Say what you will about Beltran’s quiet, and low key demeanor and persona, but he played hurt and when healthy produced and posted significant numbers. He might have been one of the Mets’ best position players they have ever had if he was healthy his entire tenure here.

Beltran had an incredible 2006 season, which unfortunately for him has been reduced to one at-bat. More of those sophisticated fans at work, right?

The Mets haven’t been close to the World Series since, but that hasn’t been Beltran’s fault as much as it was their inability to bolster their rotation and bullpen, to overcome a long string of serious injuries and poor signings and acquisitions.

To say Beltran’s at-bat against Wainwright slammed shut the Mets’ playoff aspirations is an oversimplification because there is that matter of blowing a seven-game lead with 17 remaining in 2007 plus another late-season collapse in 2008. Totally unfair to pin that all on Beltran.

Beltran was a very good player on a flawed team and should be remembered for his ability to perform while frequently injured. Outside of the episode when Beltran had surgery on his own – and can you blame him considering the Mets’ shoddy history of handling of injuries? – he was pretty much a team player.

Much has been attempted to be made of about a divide in the Mets’ clubhouse between the Hispanic and American players with Beltran being made a cause. In reality, the central figure in that friction was more Carlos Delgado, brought on by his differences with then manager Willie Randolph.

Delgado had some clubhouse lawyer in him, while Beltran’s personality precluded him from being a vocal presence. And, Delgado had a deeper influence on Jose Reyes than Beltran, so keep than in mind, too, when laying the groundwork for Reyes’ departure.

Beltran was a very good player who didn’t live up to the expectations created  by that monster postseason when he was with Houston. He was never going to live up to those lofty expectations or that salary.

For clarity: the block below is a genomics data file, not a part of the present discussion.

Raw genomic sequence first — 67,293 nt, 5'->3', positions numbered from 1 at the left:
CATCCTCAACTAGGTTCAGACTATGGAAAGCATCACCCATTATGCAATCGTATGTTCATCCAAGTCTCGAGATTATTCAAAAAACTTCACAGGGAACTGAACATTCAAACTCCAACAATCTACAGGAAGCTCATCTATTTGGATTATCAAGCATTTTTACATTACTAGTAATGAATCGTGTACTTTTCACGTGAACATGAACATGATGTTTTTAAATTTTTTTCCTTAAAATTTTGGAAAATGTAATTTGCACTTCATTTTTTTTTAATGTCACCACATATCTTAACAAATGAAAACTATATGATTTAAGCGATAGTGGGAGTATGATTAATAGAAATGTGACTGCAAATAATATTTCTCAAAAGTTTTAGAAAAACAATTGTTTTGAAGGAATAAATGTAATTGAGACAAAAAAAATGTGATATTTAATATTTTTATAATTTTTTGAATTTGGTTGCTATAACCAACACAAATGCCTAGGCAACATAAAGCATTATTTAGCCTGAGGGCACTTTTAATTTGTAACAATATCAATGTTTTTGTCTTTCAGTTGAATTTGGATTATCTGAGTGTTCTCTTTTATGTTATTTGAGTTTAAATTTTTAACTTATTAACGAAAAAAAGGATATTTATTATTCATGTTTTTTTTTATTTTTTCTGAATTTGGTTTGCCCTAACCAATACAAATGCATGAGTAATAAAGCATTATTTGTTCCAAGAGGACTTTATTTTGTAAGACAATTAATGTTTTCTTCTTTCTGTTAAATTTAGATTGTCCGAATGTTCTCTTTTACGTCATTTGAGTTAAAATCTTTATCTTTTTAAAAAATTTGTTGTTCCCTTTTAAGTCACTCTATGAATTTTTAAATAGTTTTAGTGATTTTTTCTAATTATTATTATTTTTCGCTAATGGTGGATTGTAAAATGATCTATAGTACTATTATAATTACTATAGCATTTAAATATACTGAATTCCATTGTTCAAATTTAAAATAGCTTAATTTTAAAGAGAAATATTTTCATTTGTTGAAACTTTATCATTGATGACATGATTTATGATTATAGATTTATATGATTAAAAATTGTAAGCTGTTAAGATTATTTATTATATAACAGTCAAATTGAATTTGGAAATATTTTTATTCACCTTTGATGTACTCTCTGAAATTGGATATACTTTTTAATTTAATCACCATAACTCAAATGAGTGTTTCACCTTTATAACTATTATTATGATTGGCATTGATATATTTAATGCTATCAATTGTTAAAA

The important thing to remember, however, is he tried. And for that, he deserves your respect and cheers tonight.

 

 

 

 

May 16

David Wright Should Be Named Captain At The Right Time

I’ve advocated David Wright as Mets captain several times on this blog, first at the end of the 2006 season. There’s nobody else remotely close to consider, but like the others this would be an awkward time.

WRIGHT: Captain material.

Before, there was the fear of how much weight he would carry in a room that featured veterans Carlos Beltran and Carlos Delgado. Jose Reyes, you might recall gravitated toward Delgado for advice despite his well publicized friendship with Reyes.

Then, when Beltran was injured and everybody knew he was leaving, there was the risk of alienating the temperamental Reyes.

Reyes is gone now, but the Mets still aren’t moving, and won’t do so until Wright’s contract is resolved. How embarrassing would it be for the Mets to name Wright captain and have him leave as a free agent? That could only happen to the Mets.

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Apr 08

Lucas Duda Powers Mets

Out of the ashes of last season we might have uncovered some life, that being Lucas Duda’s power. The guy is frighteningly strong and homered twice yesterday to beat the Braves.

DUDA: In HR trot.

With last season a washout from the beginning, it was a matter of time before Carlos Beltran was traded and that opened the door for Duda. That, and Ike Davis’ freakish injury.

After the Beltran trade the Mets finally acknowledged Duda’s future was in right field and played him there at the end. When you have a losing team, you must always think ahead and that’s what the Mets were able to accomplish last year with Duda.

“Lucas benefited from last summer when he was in the lineup every day and he realized he belongs,” manager Terry Collins said. “He put good swings on mistakes, he’s got the strength to hit it out of anywhere. He’s got a chance to be some kind of power hitter.”

Duda took advantage on the shorter dimensions with one of his homers, but the ball was still crushed. Later, he admitted to a confidence burst.

“Any time you produce a little bit you get that confidence going, and its carried over,” Duda said. “I think everybody [has doubts]. I don’t think you’d be human if you don’t.”

With Duda, Davis and David Wright, the Mets have some potent power potential in the middle of the order. They’d have even more if Jason Bay would produce.